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Where there is no law, but every man does what is right in his own eyes, there is the least of real liberty
Henry M. Robert

Postcommunist vandalism in Kharkiv

Damaged plaque commemorating Josyf Cardinal Slipyj has been restored
15 July, 2008 - 00:00
JOSYF SLIPYJ

Last week a despicable incident, taken straight from the “finer” pages of the history of the Soviet era, took place in Kharkiv. A group of so-called communists smashed the plaque commemorating Josyf Cardinal Slipyj, which was hung on a building at 5 Malynovsky Street. Slipyj was the patriarch of the Ukrainian Greek Catholic Church whose faithful were persecuted and outlawed in the Soviet era.

The building in question was where Slipyj was imprisoned for a time in 1961. The plaque was solemnly unveiled in 2005 with assistance from the Board of Directors of the Ukrainian World Congress.

According to the Kharkiv regional branch of the Union of Ukrainian Youth (SUM), the commemorative plaque was smashed to bits by a group of belligerent pensioners. Today the former transit jail houses a traffic police station, yet no one inside noticed the wild escapade of the aging communists.

Now that the plaque has been returned to its rightful place, the question on many people’s minds is: how many more generations of communists will continue to target it?

Many people in Kharkiv were appalled by the outrageous act desecrating the memory of a person whose fate was once a matter of concern for the entire civilized world.

Last Monday crowds of people gathered at the place where the vandalism occurred. Besides members of various right-wing political parties and civic organizations, there were also some clergymen present. Kharkiv’s Orthodox believers also came to express their indignation at the desecration of the memory of the Ukrainian Greek Catholic hierarch.

In his speech Archbishop Ihor of Kharkiv and Poltava (Ukrainian Autocephalous Orthodox Church) emphasized that the destruction of the plaque was a purely political act. Vasyl Tretetsky, head of the regional branch of the Ukrainian People’s Party, said that the plaque’s destruction was the handiwork of left-wing forces, such as communists, progressive socialists, and members of the Russian Bloc. Many Kharkivites think this is just the beginning of a new wave of left-wing provocations. Many politicians are calling for legal proceedings to be instituted against the vandals.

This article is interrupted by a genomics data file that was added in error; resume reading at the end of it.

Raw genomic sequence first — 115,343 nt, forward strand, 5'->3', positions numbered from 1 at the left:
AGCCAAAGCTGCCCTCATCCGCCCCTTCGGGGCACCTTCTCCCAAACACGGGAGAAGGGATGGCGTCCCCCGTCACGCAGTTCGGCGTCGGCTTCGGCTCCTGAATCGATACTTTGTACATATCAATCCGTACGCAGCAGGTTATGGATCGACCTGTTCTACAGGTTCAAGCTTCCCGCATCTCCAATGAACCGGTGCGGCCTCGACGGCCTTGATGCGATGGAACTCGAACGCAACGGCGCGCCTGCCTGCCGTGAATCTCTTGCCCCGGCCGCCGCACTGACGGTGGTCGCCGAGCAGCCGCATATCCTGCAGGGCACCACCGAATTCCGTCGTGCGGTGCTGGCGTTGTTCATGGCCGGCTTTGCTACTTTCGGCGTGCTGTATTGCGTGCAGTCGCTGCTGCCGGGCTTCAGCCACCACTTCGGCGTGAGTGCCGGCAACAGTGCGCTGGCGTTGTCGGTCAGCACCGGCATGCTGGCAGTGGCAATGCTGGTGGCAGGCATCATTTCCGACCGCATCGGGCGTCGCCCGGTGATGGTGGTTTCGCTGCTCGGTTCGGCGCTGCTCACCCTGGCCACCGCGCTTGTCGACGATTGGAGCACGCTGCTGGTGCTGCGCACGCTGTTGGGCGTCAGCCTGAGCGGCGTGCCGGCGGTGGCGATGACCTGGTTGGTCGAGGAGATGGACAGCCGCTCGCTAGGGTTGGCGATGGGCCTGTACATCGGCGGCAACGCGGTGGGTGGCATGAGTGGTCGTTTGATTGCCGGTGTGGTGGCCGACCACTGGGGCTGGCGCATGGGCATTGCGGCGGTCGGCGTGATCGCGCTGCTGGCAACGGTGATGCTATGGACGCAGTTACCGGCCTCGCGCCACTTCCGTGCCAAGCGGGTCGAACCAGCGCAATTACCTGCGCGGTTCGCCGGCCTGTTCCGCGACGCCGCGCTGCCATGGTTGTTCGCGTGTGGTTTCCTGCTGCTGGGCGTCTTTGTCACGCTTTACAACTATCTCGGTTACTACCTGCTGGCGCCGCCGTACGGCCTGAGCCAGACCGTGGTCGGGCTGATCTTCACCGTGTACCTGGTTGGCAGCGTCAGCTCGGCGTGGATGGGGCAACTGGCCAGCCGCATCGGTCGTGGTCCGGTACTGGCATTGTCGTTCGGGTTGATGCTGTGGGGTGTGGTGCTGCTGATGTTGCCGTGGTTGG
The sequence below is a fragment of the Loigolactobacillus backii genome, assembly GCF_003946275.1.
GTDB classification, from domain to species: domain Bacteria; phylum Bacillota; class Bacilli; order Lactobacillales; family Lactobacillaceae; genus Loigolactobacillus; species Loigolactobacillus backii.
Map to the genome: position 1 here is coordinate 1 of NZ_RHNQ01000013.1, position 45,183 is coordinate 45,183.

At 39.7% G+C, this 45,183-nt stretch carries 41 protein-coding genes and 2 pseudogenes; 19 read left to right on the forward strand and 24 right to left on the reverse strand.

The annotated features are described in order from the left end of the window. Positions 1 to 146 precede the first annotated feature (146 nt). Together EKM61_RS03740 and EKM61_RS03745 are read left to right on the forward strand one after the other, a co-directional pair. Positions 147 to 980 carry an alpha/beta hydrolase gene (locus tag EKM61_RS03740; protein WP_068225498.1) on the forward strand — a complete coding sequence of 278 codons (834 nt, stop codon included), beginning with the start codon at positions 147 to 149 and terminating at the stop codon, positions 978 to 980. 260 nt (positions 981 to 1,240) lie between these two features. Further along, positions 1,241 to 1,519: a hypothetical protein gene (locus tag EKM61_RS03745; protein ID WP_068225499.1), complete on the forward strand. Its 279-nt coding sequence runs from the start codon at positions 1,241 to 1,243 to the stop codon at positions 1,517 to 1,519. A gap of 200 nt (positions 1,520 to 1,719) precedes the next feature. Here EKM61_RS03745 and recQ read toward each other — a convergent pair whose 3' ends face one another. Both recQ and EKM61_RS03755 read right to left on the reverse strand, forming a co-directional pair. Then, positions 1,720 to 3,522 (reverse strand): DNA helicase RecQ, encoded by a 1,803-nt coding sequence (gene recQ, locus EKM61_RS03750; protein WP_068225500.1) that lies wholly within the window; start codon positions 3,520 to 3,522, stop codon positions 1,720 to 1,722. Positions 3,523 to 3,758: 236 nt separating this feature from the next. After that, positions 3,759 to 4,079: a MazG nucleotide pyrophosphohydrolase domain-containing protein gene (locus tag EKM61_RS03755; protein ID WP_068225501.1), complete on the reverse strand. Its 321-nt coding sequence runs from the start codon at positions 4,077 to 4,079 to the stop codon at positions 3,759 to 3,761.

Shortly after the incident a new plaque was made. It is the same as the previous one, only twice as thick — much to the chagrin of local vandals. The new plaque will also be insured for a handsome amount.

Clergymen and the faithful of the Ukrainian Autocephalous Orthodox Church’s Kharkiv and Poltava eparchy took part in a procession from St. Dimitry’s Church to the building where Cardinal Slipyj was imprisoned and later attended the ceremony to bless the new commemorative plaque.

The head of the eparchy, Archbishop Ihor (Isychenko), apologized on behalf of Kharkiv’s Orthodox residents to the city’s Catholic communities and assured them that no Christian believer could have been involved in the barbaric act that destroyed a religious object depicting the holy cross, a symbol of the religious exploits of the Ukrainian Catholic hierarch who was persecuted by the ungodly Soviet government for his faith. Meanwhile, the Ukrainian Orthodox Church (Moscow Patriarchate) has not condemned this godless act.

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Metropolitan Josyf Slipyj assumed the leadership of the Ukrainian Greek Catholic Church in the most difficult period of its history — in 1944, after the death of Metropolitan Andrei Sheptytsky in Lviv. In 1945, when the Kremlin decided to liquidate the UGCC, all the hierarchs of this church, including Metropolitan Slipyj, were arrested, tortured, and imprisoned. After 20 years of imprisonment and following numerous pleas on his behalf from world leaders, the gravely ill Slipyj was freed and allowed to emigrate to the West. Pope Paul VI bestowed the title of patriarch on him, thus expressing the Roman Catholic Church’s veneration for the martyrdom of Ukrainian Greek Catholics behind the Iron Curtain.

By Klara GUDZYK, The Day

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